On November 8, I woke up at 6 a.m. to take my 7-year-old daughter to the polls with me. She has 11 more years before she can legally vote, but I wanted her to be able to say that she voted for Hillary Clinton nevertheless.
As we waited in line, she announced to the people standing around us, “Do you know who is voting for Hillary Clinton today? Barack Obama! Do you know who else is voting for Hillary today? Bernie Sanders! And so is Katy Perry!”
Inside the gym at our local public school, we took our spot in the portable privacy booth, and one by one, I let her fill in the bubbles on the ballot. Each time, before carefully blackening the little oval with the ball point pen, my daughter asked me, “Is this a woman?” There were only a few other women on the ballot, but the excitement of voting for the one we presumed would be our next president pretty much trumped all.
Twenty four hours later, after a harrowing night, I found myself struggling to find the right words to tell her that Hillary had lost the election. I could not bring myself to tell her that Donald Trump had won. It seemed like too much of a concession to a reality I was not yet ready to face myself.
We walked to school, feeling the need to be out among our community while we processed the election results. I think one of the problems this election made clear, is that we have come to surround ourselves with people who think like us, who share our values; we read only the news we want to hear; and we congratulate ourselves for being so enlightened and so liberal in our views.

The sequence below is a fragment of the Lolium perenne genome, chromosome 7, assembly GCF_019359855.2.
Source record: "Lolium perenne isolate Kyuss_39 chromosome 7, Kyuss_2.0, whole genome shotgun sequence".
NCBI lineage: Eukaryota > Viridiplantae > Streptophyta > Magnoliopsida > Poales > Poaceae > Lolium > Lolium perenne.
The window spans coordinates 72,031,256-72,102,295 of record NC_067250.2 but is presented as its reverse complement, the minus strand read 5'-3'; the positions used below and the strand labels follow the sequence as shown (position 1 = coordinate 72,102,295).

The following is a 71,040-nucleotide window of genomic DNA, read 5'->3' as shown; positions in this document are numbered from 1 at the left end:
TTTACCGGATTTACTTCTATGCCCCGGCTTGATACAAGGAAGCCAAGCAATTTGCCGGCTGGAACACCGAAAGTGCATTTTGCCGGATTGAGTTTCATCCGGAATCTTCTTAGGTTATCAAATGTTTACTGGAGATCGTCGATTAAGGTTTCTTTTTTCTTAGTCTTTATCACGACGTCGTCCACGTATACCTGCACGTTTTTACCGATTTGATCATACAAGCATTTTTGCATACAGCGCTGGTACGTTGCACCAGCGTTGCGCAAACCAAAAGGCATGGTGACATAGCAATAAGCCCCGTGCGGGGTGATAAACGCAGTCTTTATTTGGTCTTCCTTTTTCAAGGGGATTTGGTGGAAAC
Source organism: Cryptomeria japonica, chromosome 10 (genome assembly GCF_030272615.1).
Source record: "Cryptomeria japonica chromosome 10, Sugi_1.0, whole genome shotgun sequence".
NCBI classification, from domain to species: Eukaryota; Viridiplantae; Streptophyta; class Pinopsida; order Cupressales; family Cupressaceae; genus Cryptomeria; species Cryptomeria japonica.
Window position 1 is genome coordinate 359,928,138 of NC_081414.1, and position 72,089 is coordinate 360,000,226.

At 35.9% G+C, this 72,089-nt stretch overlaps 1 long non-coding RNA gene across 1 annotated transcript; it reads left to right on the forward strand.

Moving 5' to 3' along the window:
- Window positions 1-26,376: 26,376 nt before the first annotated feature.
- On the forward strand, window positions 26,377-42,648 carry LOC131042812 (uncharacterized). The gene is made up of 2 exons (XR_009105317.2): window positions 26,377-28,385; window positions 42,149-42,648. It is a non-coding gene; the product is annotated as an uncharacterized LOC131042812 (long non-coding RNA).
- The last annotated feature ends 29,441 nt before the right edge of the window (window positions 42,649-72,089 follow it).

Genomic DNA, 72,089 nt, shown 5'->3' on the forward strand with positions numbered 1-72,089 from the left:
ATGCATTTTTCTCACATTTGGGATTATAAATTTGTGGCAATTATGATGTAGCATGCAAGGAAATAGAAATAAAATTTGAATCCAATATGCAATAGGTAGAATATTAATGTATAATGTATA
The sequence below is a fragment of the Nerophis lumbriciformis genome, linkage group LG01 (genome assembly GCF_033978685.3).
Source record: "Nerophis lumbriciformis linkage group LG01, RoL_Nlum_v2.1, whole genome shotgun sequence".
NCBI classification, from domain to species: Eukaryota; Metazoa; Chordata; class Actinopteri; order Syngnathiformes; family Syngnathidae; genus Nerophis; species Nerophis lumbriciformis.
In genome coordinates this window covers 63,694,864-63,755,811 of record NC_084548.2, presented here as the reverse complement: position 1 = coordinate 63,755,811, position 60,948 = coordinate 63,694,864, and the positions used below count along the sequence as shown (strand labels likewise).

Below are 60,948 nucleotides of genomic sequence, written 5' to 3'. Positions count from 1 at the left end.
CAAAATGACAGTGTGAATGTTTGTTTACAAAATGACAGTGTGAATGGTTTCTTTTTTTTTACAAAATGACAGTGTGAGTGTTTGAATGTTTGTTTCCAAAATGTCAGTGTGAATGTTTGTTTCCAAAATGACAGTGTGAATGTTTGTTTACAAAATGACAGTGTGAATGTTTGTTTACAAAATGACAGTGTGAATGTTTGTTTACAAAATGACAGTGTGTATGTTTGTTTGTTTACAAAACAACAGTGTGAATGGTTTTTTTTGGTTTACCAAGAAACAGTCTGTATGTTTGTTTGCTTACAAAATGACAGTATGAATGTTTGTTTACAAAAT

It is easy to forget that half of the country does not think like us, does not share our views, does not ultimately experience America the way we do.
And yet, as we walked north up Hudson Street, we could take comfort in the fact that pretty much everyone we passed on the street — men and women going to work, or opening their stores for business, or taking their children to school — were as sad as we were.
As we paused at a crosswalk, my daughter asked me, “Is it hard to become president?” We talked about all of the things she could do. Find a cause she believes in and support it with all her might. Be kind and generous to everyone you encounter. Study hard in school and learn how our country works.
To my daughter, all of these things not only made sense, they seemed doable. Hillary opened that window of possibility in her mind and in the minds of little girls all over America. And that gives me hope.